So how much caffeine per day will keep you free from the negative effects?
Most health experts recommend that you have no more than 400 milligrams a day.
One cup of coffee contains approximately 100 mg so you should drink no more than 4 cups of coffee each day.

Mind you that's four cups of coffee if during your day you don't drink a soft drink (a 12 fl oz (368 g) has 29 mg of caffeine) or an energy drink (a Five Hour Energy Drink has 200 mg of caffeine; a 10 Hour Energy Shot has 422 mg of caffeine).

When it comes to coffee, you should drink coffee one hour before your morning or lunchtime exercise (if you exercise in the afternoon or evening, a coffee with lunch will suffice).

Note:  It's recommended that pregnant women consume no more than 200 mg of caffeine per day (or about two cups of coffee).

- "I like coffee because it gives me the illusion that I might be awake." - Lewis Black

Wednesday, July 22, 2015

Why is there so much confusion over whether a tomato is a fruit or a vegetable?

When you type "tomato definition" into Google it comes up with the following definition...

"A glossy red, or occasionally yellow, pulpy edible fruit that is typically eaten as a vegetable or in salad."

The main reason why it's classified as a fruit is that it's "pulpy" and has edible seeds.

Often when we think of a tomato our minds automatically classifies it as a "vegetable."

But here's the thing...

Under the definition of "edible seeds, "squash, cucumbers, green beans, corn kernels, eggplants, and peppers are also labelled as fruits.

One of the reasons why we've come to think of these fruits as vegetables is that we generally consider fruits as being sweet and vegetables as being "not sweet."

But there's another reason that may just be at the heart of all this "tomato fruit or vegetable issue."

It involves a man by the name of John Nix.  And another man by the name of John Nix.  And George Nix and Frank Nix.

In the United States the Tariff Act of March 3rd 1883 called for a tax to be paid on all imported vegetables, but not fruit.

The Nix boys (rightly so) considered the tomato to be a fruit.  But the government was classifying it as a vegetable and taxing it accordingly.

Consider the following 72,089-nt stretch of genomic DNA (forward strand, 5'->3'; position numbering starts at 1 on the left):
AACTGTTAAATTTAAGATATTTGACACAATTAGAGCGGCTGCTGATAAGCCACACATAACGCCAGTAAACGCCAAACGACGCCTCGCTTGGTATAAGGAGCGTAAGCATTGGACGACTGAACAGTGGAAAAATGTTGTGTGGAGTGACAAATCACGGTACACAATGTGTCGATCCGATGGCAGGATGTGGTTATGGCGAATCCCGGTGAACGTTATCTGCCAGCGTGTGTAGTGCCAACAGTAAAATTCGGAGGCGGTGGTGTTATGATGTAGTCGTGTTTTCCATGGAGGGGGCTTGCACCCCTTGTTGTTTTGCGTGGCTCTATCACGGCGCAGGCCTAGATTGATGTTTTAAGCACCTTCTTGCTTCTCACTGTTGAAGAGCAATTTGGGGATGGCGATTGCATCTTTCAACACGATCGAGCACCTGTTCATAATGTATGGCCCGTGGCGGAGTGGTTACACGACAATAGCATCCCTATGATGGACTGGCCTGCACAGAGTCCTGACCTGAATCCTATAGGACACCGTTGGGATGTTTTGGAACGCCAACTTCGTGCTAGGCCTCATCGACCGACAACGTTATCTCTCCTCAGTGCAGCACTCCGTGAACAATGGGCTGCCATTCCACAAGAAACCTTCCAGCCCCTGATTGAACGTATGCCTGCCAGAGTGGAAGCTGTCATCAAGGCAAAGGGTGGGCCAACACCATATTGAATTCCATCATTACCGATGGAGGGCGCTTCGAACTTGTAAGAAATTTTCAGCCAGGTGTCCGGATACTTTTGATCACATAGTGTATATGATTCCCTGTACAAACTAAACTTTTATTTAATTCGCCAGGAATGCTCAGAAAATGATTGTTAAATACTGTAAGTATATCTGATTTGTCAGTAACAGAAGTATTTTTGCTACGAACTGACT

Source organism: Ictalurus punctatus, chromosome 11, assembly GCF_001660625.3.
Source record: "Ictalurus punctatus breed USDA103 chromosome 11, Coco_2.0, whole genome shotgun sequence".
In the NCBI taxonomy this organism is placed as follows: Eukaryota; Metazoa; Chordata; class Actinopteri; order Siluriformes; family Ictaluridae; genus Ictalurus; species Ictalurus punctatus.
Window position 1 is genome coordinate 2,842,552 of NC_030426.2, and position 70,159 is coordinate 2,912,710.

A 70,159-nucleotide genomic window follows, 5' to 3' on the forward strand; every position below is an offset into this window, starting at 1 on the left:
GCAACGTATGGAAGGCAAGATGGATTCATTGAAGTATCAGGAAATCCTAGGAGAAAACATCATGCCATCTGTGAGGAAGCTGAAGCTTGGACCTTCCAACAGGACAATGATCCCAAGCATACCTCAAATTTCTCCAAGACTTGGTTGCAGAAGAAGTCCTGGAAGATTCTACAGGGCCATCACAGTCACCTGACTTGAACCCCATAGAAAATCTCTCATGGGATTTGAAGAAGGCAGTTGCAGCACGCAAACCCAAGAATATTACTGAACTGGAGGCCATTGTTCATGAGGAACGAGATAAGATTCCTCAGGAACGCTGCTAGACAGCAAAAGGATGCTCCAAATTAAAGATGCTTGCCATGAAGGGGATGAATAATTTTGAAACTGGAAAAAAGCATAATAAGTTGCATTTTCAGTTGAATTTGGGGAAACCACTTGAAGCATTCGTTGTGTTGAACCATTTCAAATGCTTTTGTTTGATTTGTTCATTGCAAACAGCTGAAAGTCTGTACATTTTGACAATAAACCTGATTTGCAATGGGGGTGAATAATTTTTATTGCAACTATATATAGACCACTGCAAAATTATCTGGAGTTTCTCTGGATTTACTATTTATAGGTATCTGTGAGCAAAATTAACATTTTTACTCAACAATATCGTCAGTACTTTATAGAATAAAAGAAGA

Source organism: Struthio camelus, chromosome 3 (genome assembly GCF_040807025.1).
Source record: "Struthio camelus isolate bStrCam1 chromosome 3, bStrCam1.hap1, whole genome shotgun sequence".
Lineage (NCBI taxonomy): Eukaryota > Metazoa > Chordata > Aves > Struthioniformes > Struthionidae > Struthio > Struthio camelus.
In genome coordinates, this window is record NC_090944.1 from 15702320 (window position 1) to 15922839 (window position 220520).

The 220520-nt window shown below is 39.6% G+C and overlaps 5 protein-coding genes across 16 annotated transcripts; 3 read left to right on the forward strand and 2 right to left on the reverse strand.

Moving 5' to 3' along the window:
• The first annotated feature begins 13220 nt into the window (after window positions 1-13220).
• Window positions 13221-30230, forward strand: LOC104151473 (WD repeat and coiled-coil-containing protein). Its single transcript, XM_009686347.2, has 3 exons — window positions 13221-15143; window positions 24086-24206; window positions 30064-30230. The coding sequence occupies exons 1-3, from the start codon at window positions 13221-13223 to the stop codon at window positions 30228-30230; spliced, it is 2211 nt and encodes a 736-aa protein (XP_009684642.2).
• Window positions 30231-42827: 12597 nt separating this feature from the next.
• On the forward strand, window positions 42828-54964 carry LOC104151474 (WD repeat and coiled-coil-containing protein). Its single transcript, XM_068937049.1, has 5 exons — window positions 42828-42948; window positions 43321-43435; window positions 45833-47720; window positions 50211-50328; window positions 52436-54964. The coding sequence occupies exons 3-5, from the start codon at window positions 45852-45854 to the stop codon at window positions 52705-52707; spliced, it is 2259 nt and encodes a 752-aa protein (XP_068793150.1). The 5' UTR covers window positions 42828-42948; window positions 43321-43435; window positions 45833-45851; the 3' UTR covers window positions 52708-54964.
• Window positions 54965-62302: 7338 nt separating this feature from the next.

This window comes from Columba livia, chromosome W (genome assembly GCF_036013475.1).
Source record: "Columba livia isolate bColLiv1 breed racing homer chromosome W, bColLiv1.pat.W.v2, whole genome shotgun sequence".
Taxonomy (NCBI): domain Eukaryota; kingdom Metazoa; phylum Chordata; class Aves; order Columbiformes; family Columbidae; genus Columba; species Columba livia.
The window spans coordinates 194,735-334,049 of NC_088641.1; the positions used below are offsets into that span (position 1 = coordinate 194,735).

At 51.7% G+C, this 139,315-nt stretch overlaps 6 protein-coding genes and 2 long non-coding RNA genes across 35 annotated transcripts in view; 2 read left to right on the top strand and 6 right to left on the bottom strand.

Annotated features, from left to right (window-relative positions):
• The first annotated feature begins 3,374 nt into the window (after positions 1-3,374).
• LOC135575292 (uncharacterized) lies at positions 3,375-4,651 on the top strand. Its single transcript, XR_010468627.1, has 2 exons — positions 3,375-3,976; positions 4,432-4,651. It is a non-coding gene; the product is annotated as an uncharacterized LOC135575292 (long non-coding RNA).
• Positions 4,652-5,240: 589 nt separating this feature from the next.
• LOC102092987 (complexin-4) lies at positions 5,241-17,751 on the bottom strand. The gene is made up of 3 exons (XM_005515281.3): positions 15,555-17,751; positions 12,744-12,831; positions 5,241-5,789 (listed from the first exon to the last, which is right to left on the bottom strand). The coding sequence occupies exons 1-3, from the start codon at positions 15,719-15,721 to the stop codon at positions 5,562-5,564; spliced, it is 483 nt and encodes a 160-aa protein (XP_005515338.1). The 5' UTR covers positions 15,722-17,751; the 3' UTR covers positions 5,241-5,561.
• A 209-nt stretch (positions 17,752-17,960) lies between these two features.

So they brought suit against Edward L Heeden, the Collector of the Port Of New York.
They wanted to recover all duties they had paid up to that point.

It turned into a battle of the dictionary definitions.  And not surprisingly the government's dictionary won.  From 1893's Nix v Hedden decision onward, for custom purposes, the tomato has been classified as a vegetable.

In 2005, the state of New Jersey made the tomato its official state vegetable citing Nix v Hedden as a reference point.

Sunday, July 19, 2015

A way for elderly men to lower their risk of death by 40%.

Research recently published online in the British Journal of Sports Medicine found that thirty minutes of physical activity a day, six days a week lowered the risk of death in elderly men by 40%.  The intensity of the activity did not matter.

The initial health check of the study participants was in 1972/73.  All 15,000 men who took part were born between 1923 and 1932.

During that year, 2,000 the participants who were still living were monitored for almost 12 years.  Of the 5,738 who took part in both health checks, 2,154 died over the course of the 12 years.

Here's they found:
-Less than half an hour a week of light physical activity was not associated with a lowered risk of death from any cause.
-But more than an hour a week was linked to a 32% to 56% lowered risk of death. 
-Less than an hour of vigorous physical activity, on the other hand, was linked to a reduction in risk of between 23% and 37% for cardiovascular disease and death from any cause.
-The more time spent doing vigorous exercise; the lower the risk seemed to be -- falling between 36% and 49%.
-Men who regularly engaged in moderate to vigorous physical activity during their leisure time lived five years longer, on average, than those who were classified as sedentary.

Overall, the study showed that 30 minutes of physical activity--of light or vigorous intensity--6 days a week was associated with a 40% lower risk of death from any cause.

Researchers pointed out that the impact of exercise on this age group is similar to the improvement in their health if they quit smoking.


"Even if you're ill, physical activity at a lower level will help you beat it." - Dr. Jim Loehr